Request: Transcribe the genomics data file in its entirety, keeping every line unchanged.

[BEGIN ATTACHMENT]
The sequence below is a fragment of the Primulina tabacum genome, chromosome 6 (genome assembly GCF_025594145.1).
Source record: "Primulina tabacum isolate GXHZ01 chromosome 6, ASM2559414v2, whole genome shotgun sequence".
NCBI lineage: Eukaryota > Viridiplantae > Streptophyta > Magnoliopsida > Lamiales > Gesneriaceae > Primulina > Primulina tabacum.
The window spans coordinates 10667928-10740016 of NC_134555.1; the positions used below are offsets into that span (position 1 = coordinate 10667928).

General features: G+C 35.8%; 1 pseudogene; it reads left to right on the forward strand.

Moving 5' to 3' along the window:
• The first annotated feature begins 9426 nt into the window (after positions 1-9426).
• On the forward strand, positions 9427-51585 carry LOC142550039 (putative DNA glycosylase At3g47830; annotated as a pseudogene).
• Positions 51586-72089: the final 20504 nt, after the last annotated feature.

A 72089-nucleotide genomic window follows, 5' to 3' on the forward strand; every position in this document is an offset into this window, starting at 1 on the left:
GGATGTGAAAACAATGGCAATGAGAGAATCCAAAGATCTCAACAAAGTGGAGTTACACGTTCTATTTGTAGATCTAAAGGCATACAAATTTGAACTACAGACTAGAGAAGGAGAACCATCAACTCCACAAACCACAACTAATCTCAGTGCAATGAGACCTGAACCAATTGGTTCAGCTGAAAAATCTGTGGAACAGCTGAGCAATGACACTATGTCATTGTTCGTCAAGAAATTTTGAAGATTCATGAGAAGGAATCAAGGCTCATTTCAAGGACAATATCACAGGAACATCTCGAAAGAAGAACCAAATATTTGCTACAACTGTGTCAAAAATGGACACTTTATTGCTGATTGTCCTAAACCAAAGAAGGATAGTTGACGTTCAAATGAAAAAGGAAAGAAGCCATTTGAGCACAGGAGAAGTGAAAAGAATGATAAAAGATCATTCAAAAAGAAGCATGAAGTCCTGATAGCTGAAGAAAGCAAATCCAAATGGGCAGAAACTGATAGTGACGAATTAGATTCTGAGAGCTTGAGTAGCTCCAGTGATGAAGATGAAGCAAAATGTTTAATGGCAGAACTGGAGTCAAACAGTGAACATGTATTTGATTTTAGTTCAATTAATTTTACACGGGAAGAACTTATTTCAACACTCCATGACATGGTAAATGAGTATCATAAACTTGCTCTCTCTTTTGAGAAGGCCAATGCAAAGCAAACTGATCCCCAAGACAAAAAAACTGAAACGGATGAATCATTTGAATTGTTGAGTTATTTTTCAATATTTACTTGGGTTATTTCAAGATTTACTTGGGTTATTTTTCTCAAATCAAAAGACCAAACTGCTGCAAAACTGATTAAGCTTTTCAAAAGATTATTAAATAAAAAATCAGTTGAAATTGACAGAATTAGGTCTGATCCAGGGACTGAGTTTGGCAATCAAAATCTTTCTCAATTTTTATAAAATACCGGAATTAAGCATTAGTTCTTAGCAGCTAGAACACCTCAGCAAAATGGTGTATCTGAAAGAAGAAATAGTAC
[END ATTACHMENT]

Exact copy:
The sequence below is a fragment of the Primulina tabacum genome, chromosome 6 (genome assembly GCF_025594145.1).
Source record: "Primulina tabacum isolate GXHZ01 chromosome 6, ASM2559414v2, whole genome shotgun sequence".
NCBI lineage: Eukaryota > Viridiplantae > Streptophyta > Magnoliopsida > Lamiales > Gesneriaceae > Primulina > Primulina tabacum.
The window spans coordinates 10667928-10740016 of NC_134555.1; the positions used below are offsets into that span (position 1 = coordinate 10667928).

General features: G+C 35.8%; 1 pseudogene; it reads left to right on the forward strand.

Moving 5' to 3' along the window:
• The first annotated feature begins 9426 nt into the window (after positions 1-9426).
• On the forward strand, positions 9427-51585 carry LOC142550039 (putative DNA glycosylase At3g47830; annotated as a pseudogene).
• Positions 51586-72089: the final 20504 nt, after the last annotated feature.

A 72089-nucleotide genomic window follows, 5' to 3' on the forward strand; every position in this document is an offset into this window, starting at 1 on the left:
GGATGTGAAAACAATGGCAATGAGAGAATCCAAAGATCTCAACAAAGTGGAGTTACACGTTCTATTTGTAGATCTAAAGGCATACAAATTTGAACTACAGACTAGAGAAGGAGAACCATCAACTCCACAAACCACAACTAATCTCAGTGCAATGAGACCTGAACCAATTGGTTCAGCTGAAAAATCTGTGGAACAGCTGAGCAATGACACTATGTCATTGTTCGTCAAGAAATTTTGAAGATTCATGAGAAGGAATCAAGGCTCATTTCAAGGACAATATCACAGGAACATCTCGAAAGAAGAACCAAATATTTGCTACAACTGTGTCAAAAATGGACACTTTATTGCTGATTGTCCTAAACCAAAGAAGGATAGTTGACGTTCAAATGAAAAAGGAAAGAAGCCATTTGAGCACAGGAGAAGTGAAAAGAATGATAAAAGATCATTCAAAAAGAAGCATGAAGTCCTGATAGCTGAAGAAAGCAAATCCAAATGGGCAGAAACTGATAGTGACGAATTAGATTCTGAGAGCTTGAGTAGCTCCAGTGATGAAGATGAAGCAAAATGTTTAATGGCAGAACTGGAGTCAAACAGTGAACATGTATTTGATTTTAGTTCAATTAATTTTACACGGGAAGAACTTATTTCAACACTCCATGACATGGTAAATGAGTATCATAAACTTGCTCTCTCTTTTGAGAAGGCCAATGCAAAGCAAACTGATCCCCAAGACAAAAAAACTGAAACGGATGAATCATTTGAATTGTTGAGTTATTTTTCAATATTTACTTGGGTTATTTCAAGATTTACTTGGGTTATTTTTCTCAAATCAAAAGACCAAACTGCTGCAAAACTGATTAAGCTTTTCAAAAGATTATTAAATAAAAAATCAGTTGAAATTGACAGAATTAGGTCTGATCCAGGGACTGAGTTTGGCAATCAAAATCTTTCTCAATTTTTATAAAATACCGGAATTAAGCATTAGTTCTTAGCAGCTAGAACACCTCAGCAAAATGGTGTATCTGAAAGAAGAAATAGTAC